The Spindle-Type Cotton Harvester
Production of high-quality cotton lint begins with variety selection, continues with attention to all production practices, and ends with a well-planned and well-executed harvest. As harvest time nears, critical crop management decisions include scheduling defoliation, defoliating effectively, and timing harvest to get the best lint quality and yield.
Lint quality is best when the cotton bolls first open and dry out. Several factors may cause you to lose yield and quality, such as weathering after boll opening, harvest delays caused by poor defoliation or timing, improper machinery adjustment, inadequate picking capacity, harvesting or storage of seed cotton with a high moisture content, storage management that allows weather to wet or damage modules before ginning, etc.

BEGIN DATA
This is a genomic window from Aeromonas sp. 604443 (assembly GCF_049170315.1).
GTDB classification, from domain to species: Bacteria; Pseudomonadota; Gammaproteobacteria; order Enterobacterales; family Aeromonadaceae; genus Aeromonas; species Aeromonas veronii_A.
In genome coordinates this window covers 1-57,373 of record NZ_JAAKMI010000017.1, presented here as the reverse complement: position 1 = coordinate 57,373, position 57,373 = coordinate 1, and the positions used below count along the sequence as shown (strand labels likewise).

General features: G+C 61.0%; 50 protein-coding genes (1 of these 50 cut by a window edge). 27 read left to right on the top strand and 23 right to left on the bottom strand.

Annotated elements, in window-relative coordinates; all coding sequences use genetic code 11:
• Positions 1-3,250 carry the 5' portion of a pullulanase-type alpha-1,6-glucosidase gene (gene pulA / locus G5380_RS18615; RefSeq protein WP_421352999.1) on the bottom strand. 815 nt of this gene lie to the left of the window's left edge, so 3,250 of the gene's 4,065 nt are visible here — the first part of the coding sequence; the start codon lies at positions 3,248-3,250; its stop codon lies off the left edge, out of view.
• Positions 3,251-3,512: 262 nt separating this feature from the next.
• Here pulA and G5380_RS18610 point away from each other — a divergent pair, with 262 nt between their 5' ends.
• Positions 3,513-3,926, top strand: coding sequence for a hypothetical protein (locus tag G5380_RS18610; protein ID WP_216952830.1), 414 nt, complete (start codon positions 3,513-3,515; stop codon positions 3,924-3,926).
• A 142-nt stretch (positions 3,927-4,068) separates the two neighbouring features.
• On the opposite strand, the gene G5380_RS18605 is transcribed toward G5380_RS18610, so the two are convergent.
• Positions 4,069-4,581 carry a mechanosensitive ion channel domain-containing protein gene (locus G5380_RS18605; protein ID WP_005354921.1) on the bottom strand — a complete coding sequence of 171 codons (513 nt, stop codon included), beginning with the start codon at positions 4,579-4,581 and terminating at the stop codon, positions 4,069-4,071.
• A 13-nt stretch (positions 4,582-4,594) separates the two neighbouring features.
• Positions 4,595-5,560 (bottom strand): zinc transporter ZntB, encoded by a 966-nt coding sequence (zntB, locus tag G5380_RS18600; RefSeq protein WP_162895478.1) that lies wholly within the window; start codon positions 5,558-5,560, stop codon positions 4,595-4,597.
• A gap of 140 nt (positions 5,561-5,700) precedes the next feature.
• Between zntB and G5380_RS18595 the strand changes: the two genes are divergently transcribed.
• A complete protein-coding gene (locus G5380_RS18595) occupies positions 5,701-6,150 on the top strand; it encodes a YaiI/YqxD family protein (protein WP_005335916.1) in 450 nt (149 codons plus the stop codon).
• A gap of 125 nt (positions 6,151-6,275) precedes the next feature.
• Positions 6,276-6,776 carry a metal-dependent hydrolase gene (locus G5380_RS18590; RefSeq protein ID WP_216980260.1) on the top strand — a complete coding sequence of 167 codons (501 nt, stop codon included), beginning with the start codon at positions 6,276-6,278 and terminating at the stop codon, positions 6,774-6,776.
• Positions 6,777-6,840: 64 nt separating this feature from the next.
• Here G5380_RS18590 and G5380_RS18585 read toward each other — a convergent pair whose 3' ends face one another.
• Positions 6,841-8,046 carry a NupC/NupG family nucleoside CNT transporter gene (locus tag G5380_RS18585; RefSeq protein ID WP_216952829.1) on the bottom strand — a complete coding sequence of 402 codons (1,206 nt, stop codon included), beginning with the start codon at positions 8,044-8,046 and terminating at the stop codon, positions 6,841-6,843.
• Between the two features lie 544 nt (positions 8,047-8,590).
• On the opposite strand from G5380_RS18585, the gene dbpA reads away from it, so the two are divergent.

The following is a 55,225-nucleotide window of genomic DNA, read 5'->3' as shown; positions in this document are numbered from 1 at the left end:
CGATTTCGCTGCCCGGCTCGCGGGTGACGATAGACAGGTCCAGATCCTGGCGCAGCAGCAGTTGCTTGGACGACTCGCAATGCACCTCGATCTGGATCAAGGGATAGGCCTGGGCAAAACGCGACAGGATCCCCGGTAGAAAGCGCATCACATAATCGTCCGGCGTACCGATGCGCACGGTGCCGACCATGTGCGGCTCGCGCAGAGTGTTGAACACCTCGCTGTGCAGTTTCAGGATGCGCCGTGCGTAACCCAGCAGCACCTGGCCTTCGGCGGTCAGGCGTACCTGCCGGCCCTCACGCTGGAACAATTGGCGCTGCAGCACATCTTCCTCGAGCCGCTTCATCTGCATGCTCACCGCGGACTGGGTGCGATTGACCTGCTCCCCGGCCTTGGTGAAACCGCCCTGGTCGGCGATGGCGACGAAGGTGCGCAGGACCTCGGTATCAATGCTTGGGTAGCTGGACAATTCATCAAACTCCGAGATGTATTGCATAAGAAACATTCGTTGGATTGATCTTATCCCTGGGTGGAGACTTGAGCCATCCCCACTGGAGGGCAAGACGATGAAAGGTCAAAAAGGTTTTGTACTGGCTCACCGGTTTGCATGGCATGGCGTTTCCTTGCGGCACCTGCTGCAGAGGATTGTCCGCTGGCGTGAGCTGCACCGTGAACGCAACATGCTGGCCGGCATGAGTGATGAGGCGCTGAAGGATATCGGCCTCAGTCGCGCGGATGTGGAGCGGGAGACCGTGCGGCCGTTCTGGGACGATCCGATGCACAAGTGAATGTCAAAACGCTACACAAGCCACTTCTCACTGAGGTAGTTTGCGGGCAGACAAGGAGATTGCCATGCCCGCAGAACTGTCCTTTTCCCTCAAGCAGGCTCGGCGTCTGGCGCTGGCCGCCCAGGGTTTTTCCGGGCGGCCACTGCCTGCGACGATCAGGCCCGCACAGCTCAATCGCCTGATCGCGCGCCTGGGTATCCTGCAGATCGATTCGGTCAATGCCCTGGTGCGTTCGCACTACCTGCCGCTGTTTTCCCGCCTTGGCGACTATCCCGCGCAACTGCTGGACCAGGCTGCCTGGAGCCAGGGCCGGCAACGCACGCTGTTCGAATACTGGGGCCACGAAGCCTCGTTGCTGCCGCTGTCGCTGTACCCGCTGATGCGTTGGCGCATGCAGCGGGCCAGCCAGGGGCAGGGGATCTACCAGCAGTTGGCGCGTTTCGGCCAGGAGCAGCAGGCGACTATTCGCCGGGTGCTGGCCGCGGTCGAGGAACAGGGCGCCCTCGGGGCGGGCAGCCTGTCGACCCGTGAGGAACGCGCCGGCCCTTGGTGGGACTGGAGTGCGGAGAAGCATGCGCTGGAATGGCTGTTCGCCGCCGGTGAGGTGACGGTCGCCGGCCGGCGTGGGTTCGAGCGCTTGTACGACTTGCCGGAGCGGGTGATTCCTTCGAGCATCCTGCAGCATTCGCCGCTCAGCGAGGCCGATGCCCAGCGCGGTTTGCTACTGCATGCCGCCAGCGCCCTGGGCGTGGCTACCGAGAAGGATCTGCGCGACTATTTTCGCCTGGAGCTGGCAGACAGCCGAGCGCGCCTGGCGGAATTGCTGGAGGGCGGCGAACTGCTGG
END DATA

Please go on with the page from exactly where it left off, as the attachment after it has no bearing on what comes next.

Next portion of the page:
Spindle pickers are capable of harvesting 95-98% of the cotton produced, but some producers experience field harvest loss approaching 20%.
Cotton budgets suggest harvesting expenses are about 16% of crop production costs in the spindle-picked regions of the U.S.
Three methods of handling picked cotton are available: basket-based (conventional) system, half-module system and round module system.
Cotton pickers are very large, costly, complex machines that create blind spots for an operator. Take these steps before starting or operating any cotton picker.
Spindle-type cotton pickers must be properly prepared prior to harvest to make sure they are capable of minimizing harvest losses.
In-season spindle-type cotton harvester maintenance and fire prevention information is critical to minimize crop loss and picker damage.